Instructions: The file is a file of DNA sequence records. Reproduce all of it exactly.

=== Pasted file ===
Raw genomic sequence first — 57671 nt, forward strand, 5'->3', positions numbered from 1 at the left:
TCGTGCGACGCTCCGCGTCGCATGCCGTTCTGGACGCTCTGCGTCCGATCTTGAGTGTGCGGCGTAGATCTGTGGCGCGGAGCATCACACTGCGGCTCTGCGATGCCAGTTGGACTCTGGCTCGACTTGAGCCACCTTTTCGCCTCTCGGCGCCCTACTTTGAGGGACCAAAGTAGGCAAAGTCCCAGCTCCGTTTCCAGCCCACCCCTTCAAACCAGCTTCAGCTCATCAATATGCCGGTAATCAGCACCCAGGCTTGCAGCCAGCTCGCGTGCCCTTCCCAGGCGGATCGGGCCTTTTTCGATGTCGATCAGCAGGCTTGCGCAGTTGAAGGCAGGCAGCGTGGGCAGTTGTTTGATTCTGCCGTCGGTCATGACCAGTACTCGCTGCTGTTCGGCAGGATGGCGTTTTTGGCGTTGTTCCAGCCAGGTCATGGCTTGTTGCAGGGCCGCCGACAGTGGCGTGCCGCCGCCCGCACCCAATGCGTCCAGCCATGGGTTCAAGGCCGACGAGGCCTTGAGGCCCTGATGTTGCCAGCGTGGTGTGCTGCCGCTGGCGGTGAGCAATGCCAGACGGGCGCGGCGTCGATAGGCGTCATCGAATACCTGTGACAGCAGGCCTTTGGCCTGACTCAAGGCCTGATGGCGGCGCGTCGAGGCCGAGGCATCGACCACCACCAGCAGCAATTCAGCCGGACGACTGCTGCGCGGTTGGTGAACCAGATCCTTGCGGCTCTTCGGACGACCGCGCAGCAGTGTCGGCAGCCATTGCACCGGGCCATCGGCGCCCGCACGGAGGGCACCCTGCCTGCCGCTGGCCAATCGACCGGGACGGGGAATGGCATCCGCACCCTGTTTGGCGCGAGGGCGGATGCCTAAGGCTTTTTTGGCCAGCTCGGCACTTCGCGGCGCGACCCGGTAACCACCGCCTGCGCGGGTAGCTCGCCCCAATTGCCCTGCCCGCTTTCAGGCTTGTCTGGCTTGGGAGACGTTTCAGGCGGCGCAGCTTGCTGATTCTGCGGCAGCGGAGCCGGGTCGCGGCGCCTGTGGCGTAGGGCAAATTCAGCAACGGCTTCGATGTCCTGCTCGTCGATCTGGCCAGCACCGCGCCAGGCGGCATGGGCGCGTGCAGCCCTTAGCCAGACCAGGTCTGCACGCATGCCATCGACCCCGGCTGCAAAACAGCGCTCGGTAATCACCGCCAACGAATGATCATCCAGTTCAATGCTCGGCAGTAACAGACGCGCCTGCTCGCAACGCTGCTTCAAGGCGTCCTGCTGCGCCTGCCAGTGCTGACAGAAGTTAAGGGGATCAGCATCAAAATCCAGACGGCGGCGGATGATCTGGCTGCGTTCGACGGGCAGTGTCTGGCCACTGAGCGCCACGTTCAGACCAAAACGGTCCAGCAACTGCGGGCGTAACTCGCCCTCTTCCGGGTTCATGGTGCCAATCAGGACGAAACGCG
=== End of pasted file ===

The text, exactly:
Raw genomic sequence first — 57671 nt, forward strand, 5'->3', positions numbered from 1 at the left:
TCGTGCGACGCTCCGCGTCGCATGCCGTTCTGGACGCTCTGCGTCCGATCTTGAGTGTGCGGCGTAGATCTGTGGCGCGGAGCATCACACTGCGGCTCTGCGATGCCAGTTGGACTCTGGCTCGACTTGAGCCACCTTTTCGCCTCTCGGCGCCCTACTTTGAGGGACCAAAGTAGGCAAAGTCCCAGCTCCGTTTCCAGCCCACCCCTTCAAACCAGCTTCAGCTCATCAATATGCCGGTAATCAGCACCCAGGCTTGCAGCCAGCTCGCGTGCCCTTCCCAGGCGGATCGGGCCTTTTTCGATGTCGATCAGCAGGCTTGCGCAGTTGAAGGCAGGCAGCGTGGGCAGTTGTTTGATTCTGCCGTCGGTCATGACCAGTACTCGCTGCTGTTCGGCAGGATGGCGTTTTTGGCGTTGTTCCAGCCAGGTCATGGCTTGTTGCAGGGCCGCCGACAGTGGCGTGCCGCCGCCCGCACCCAATGCGTCCAGCCATGGGTTCAAGGCCGACGAGGCCTTGAGGCCCTGATGTTGCCAGCGTGGTGTGCTGCCGCTGGCGGTGAGCAATGCCAGACGGGCGCGGCGTCGATAGGCGTCATCGAATACCTGTGACAGCAGGCCTTTGGCCTGACTCAAGGCCTGATGGCGGCGCGTCGAGGCCGAGGCATCGACCACCACCAGCAGCAATTCAGCCGGACGACTGCTGCGCGGTTGGTGAACCAGATCCTTGCGGCTCTTCGGACGACCGCGCAGCAGTGTCGGCAGCCATTGCACCGGGCCATCGGCGCCCGCACGGAGGGCACCCTGCCTGCCGCTGGCCAATCGACCGGGACGGGGAATGGCATCCGCACCCTGTTTGGCGCGAGGGCGGATGCCTAAGGCTTTTTTGGCCAGCTCGGCACTTCGCGGCGCGACCCGGTAACCACCGCCTGCGCGGGTAGCTCGCCCCAATTGCCCTGCCCGCTTTCAGGCTTGTCTGGCTTGGGAGACGTTTCAGGCGGCGCAGCTTGCTGATTCTGCGGCAGCGGAGCCGGGTCGCGGCGCCTGTGGCGTAGGGCAAATTCAGCAACGGCTTCGATGTCCTGCTCGTCGATCTGGCCAGCACCGCGCCAGGCGGCATGGGCGCGTGCAGCCCTTAGCCAGACCAGGTCTGCACGCATGCCATCGACCCCGGCTGCAAAACAGCGCTCGGTAATCACCGCCAACGAATGATCATCCAGTTCAATGCTCGGCAGTAACAGACGCGCCTGCTCGCAACGCTGCTTCAAGGCGTCCTGCTGCGCCTGCCAGTGCTGACAGAAGTTAAGGGGATCAGCATCAAAATCCAGACGGCGGCGGATGATCTGGCTGCGTTCGACGGGCAGTGTCTGGCCACTGAGCGCCACGTTCAGACCAAAACGGTCCAGCAACTGCGGGCGTAACTCGCCCTCTTCCGGGTTCATGGTGCCAATCAGGACGAAACGCG